It might have been a step back to take a giant leap forward if new head coach and former offensive coordinator Gus Malzahn turns into a star. He’s going to make the nation’s 115th-ranked offense far, far more productive and interesting, while defensive coordinator Ellis Johnson should be able to ramp up the pressure and production for a defense that was a complete and utter disaster at times.
There’s experience, talent and athleticism on both sides of the ball, and now the new coaching staff has to show it can do something with it all. 2011 was supposed to be a rebuilding year, 2012 was a strange failure, and now it’s time to start being a part of the fun again.
What to watch for on offense: Fast, fast, fast, fast, fast. The Auburn offense moved well when Malzahn was the offensive coordinator, and the Arkansas State attack came up with a great tempo and lots of production, but if everything goes according to plan, things are going to move at warp speed. Malzahn wants Oregon pace but with more balance and power, and he just might get it. While it could be a little while before everyone figures out their roles, the tempo could be a plus in a don’t-think-just-throw way for the ultra-talented receiving corps and great offensive line that couldn’t seem to generate any sort of consistent production. The quarterback situation worked itself out with Nick Marshall taking over, and the running game will be fine, but the X factor will be how quickly everyone can pick up on what’s about to happen. The tempo could be a big neutralizer.
What to watch for on defense: The 4-2-5. The talent and athleticism are all there, and now the scheme might be, too. Defensive coordinator Ellis Johnson wants more production from the painfully underachieving front four, and he needs more production from a secondary that got ripped apart on a regular basis. To start changing up the momentum after so many problems last year, there’s going to be a hybrid Star position, which Auburn has always sort of used in some way, but now will be more obvious about it. The back seven is going to be even more athletic than normal and it needs to be more disruptive.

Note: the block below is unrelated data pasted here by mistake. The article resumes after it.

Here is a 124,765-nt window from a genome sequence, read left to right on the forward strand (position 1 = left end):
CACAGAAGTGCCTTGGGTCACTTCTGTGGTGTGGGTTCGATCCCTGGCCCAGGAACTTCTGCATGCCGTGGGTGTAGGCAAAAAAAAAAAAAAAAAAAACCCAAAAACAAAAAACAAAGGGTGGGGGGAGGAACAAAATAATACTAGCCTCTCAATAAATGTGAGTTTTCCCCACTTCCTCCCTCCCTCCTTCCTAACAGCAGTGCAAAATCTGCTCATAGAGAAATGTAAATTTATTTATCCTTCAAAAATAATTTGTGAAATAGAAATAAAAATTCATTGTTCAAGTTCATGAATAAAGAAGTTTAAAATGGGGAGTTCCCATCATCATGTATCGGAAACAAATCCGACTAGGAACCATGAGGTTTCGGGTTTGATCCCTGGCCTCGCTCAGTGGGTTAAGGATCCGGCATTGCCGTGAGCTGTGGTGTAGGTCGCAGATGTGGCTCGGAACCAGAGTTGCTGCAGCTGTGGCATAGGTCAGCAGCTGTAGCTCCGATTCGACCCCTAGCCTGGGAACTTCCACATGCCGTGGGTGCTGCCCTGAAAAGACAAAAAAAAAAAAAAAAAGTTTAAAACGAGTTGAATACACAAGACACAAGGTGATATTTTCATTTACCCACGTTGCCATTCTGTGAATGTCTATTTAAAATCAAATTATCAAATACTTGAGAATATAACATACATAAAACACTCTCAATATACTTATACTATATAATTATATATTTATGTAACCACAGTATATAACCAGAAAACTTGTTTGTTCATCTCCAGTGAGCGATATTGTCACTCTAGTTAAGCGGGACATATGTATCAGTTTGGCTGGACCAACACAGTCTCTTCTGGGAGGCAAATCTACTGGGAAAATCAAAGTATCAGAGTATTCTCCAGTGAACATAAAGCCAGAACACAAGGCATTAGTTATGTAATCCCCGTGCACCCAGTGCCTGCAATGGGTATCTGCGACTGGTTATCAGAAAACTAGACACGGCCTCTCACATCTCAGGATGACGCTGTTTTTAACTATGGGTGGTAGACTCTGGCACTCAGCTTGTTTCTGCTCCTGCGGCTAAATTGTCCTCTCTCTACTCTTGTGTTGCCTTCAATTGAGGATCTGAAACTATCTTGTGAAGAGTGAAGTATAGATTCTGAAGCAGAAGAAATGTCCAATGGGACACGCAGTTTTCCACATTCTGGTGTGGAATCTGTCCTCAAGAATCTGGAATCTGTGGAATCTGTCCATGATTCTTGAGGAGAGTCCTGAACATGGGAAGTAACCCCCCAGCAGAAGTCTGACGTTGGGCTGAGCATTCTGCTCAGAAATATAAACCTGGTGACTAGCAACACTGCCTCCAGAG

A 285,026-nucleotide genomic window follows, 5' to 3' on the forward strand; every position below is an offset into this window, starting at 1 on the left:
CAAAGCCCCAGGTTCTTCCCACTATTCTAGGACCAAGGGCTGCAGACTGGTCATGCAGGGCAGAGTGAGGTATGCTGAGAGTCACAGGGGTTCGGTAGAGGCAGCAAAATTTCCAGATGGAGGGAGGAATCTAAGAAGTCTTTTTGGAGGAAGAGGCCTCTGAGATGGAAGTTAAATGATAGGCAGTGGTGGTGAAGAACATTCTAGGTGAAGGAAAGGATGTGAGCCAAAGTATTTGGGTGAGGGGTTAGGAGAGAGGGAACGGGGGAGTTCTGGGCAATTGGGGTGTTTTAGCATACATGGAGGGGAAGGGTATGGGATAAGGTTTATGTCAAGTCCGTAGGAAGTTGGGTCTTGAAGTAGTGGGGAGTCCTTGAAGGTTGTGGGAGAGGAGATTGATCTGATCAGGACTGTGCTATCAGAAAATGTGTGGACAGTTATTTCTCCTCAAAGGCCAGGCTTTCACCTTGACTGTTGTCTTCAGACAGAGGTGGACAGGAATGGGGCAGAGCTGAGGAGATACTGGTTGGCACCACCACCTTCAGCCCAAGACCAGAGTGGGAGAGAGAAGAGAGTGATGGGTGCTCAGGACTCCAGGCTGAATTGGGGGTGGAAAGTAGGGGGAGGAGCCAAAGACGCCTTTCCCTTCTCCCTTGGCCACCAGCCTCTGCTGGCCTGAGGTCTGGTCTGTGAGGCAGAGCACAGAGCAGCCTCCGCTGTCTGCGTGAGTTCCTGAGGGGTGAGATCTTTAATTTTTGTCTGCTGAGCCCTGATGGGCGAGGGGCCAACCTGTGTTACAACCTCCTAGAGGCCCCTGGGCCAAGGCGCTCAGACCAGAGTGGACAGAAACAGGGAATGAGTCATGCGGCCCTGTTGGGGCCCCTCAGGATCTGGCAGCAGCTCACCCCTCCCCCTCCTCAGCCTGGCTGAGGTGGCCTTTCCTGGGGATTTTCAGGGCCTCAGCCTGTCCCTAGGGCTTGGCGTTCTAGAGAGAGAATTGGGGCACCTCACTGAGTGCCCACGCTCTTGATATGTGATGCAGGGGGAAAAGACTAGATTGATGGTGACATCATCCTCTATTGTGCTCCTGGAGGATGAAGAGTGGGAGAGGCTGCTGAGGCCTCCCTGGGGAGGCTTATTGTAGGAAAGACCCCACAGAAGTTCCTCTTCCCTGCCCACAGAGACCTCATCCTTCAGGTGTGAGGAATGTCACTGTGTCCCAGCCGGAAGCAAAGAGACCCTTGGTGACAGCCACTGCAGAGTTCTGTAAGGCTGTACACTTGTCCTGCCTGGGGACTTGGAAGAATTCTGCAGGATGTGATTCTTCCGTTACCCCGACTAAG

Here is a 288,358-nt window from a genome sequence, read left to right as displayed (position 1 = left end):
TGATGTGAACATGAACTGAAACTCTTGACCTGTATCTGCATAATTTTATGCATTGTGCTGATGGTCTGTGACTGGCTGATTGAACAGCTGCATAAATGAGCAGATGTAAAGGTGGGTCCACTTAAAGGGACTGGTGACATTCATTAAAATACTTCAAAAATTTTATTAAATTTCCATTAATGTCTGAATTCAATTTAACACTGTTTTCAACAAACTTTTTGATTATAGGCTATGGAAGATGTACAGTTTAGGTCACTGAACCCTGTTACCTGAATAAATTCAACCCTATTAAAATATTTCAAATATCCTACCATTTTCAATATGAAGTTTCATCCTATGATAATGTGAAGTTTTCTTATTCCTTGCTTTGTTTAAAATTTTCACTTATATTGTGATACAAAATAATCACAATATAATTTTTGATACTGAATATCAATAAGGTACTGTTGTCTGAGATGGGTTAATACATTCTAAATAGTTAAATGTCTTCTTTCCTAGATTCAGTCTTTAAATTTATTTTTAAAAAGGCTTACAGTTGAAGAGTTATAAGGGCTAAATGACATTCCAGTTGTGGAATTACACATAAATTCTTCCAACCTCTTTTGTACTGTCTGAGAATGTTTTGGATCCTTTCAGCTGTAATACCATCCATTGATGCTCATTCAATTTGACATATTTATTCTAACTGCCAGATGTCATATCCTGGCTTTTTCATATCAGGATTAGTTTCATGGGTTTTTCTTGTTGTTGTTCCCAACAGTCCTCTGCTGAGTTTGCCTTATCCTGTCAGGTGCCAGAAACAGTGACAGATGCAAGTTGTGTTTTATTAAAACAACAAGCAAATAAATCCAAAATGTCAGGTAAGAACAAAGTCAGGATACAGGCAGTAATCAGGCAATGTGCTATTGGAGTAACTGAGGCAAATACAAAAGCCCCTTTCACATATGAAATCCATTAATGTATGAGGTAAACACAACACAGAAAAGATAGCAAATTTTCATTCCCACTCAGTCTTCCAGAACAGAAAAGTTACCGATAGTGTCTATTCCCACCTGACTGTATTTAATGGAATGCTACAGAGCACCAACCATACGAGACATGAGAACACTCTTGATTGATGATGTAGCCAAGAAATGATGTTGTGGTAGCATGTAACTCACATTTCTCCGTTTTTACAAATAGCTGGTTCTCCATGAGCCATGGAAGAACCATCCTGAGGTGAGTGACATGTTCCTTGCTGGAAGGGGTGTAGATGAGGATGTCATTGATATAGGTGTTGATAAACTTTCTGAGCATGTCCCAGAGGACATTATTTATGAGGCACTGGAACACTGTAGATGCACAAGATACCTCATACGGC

The team will be far better if … the defense can start forcing more turnovers. The D came up with 11 fumbles, and it’s no coincidence that two came in a close, ugly loss to LSU, three came in the close loss to Vanderbilt, and two came in the win over New Mexico State. There were just four fumble recoveries in the other nine games. So the secondary picked up the slack to change around games, right? Two. That’s how many interceptions the Tigers came up with. One came from linebacker Daren Bates in the opener against Clemson, and the other was a pick six from safety Trent Fisher in the light scrimmage against Alabama A&M.
The schedule: The first part of the season won’t be without its share of storylines. Gus Malzahn’s Tigers need to gear up for a wild shootout with Washington State to kick things off, and then comes a showdown against his old team, Arkansas State, that’s good enough to pull off the road upset. And then comes the SEC schedule with Mississippi State coming to Jordan-Hare before going to LSU. If they can at least get a split, with a week off to prepare for Ole Miss and with Western Carolina to follow, 5-1 isn’t a crazy dream.